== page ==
What to do when you've overcommitted
Recently, I agreed to take on some freelance editing work. This is in addition to writing for the Freelancers Union, juggling four other projects, and balancing ongoing creative work.
Why did I do this to myself???
Because I am remarkably dumb.
… no, no! That is not the real reason!
In reality, I, like most freelancers, have a reflexive, almost uncontrollable impulse to take good work – even when it’s inconvenient.
Most of us develop this compulsion during our hungry early days, when we were desperate for any and all gigs. It’s just hard for us to say “no.”
So if this unhappy/happy overwork is almost inevitable, what do we do?
How do we handle too much commitment?
1. Panicking won’t help
Trust me, I have done extensive informal research on this subject.
Some panic may be inescapable; you can’t help how you feel. But when we have too many things to do (and too little time in which to do them), we have to focus on tactics and habits that are productive – and panicking isn’t productive.
Take a deep breath. Resolve to take everything one step at a time. Put your work in perspective: it’s important to get things done, yes, but the fate of the world’s nuclear codes doesn’t hang in the balance (I hope).
Tell yourself that you can totally give into panic and hide under the bed after it’s over – for now, you’ve got to do your best.
A support-network for the over-committed (it's free!)
2. Drop what you can
It’s easy to look at one’s life and think, “I CAN’T DROP ANYTHING, IT’S ALL EQUALLY IMPORTANT!”
… it isn’t.
Until this busy period is done, where can you cut corners? Where can you take the easy way out, in order to preserve energy for your bigger tasks?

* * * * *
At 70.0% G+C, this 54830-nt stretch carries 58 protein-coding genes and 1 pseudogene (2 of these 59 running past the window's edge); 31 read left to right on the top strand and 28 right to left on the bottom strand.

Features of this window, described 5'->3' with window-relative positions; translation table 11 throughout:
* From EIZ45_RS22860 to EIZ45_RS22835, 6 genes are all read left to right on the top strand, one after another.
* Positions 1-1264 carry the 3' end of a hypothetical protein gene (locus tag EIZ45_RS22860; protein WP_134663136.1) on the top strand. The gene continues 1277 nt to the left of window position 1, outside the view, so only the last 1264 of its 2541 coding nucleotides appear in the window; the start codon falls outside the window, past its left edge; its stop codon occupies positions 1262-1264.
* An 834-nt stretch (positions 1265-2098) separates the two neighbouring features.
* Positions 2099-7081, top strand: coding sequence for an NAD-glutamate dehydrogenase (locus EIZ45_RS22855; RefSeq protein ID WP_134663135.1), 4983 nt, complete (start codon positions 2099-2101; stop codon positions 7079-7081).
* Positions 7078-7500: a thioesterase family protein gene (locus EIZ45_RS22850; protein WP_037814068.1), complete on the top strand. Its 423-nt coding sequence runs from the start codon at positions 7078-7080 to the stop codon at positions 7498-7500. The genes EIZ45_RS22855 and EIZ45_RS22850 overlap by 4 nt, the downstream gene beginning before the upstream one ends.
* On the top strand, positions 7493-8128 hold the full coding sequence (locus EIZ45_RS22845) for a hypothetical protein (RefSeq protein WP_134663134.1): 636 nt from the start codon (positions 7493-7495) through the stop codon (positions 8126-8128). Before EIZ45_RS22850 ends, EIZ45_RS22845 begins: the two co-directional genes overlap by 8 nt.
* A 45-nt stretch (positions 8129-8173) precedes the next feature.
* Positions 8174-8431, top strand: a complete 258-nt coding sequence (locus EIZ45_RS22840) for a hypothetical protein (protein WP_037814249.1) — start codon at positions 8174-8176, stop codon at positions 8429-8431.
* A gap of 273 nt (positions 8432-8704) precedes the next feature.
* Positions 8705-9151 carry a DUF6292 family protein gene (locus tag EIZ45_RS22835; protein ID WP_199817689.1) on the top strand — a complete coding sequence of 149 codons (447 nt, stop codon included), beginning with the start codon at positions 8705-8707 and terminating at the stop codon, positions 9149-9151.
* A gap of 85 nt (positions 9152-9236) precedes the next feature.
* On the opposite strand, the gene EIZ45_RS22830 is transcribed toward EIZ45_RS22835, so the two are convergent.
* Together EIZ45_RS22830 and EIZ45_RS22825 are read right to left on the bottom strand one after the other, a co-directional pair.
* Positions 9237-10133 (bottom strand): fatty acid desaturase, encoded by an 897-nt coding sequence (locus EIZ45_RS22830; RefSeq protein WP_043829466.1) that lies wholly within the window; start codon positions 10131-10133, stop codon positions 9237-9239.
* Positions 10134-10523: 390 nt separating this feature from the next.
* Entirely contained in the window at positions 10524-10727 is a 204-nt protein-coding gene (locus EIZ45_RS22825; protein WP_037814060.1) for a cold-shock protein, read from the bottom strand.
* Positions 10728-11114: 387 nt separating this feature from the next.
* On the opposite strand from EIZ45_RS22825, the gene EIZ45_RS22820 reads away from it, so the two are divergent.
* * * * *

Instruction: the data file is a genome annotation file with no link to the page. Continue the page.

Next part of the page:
This may involve some professional procrastination (get that invoice out a day or two late, put off looking for new gigs), but it’s a bit easier to adjust or delegate minor tasks in your private life.
You don’t need to hold yourself to some exacting standard of perfection in every aspect of your personal and professional life; sometimes, something’s gotta give.
Knock off tasks of little importance – you can get back to normalcy soon.
3. Structure, structure, structure
When the going gets tough, the tough whip out their calendars.
When you’re teetering dangerously close to completely capsizing, you need to carefully structure your time.
It’s easy for our brains to get overloaded, and for details to slip through the cracks – a freelancer friend working four assignments simultaneously once completely forgot his deadline, and had to ask the client again.
Write down every major detail. Set realistic goals. Make timelines, and stick to them. Think of this structure as a way to take control of the maelstrom.
4. Engage your support system
None of us get through this life alone – and we never need support more than when we’re overwhelmed.
Try not to take everything on yourself! Engage your support system, both privately and professionally.
Ask your spouse if she can handle the grocery shopping for the week (take her out on a date when the project is over). Beg your sister to take the kids for a night, so you can work (cook her dinner in recompense). Ask a friend to look over your finished projects, to catch any mistakes (offer to edit their work, in return).
If you’re really overwhelmed, consider subcontracting. Do you know any freelancers who can handle a bit of your workload? They may be happy to get the gig!
Heck, even minor tasks can be subcontracted: hire a sitter or cleaning service! There’s nothing wrong with finding help for a fair wage.
All freelancers overcommit sometimes. The key to staying sane and productive is not to CONSISTENTLY overextend yourself.
None of these tactics will help if you’re abusing the system. Give yourself the time and space to do tasks, and learn to say “no.”
Make overwork the exception to the rule.
Kate Shea lives and works in New York City, where she consumes an inordinate amount of Sriracha daily. You can catch up with her on Twitter at @katerone.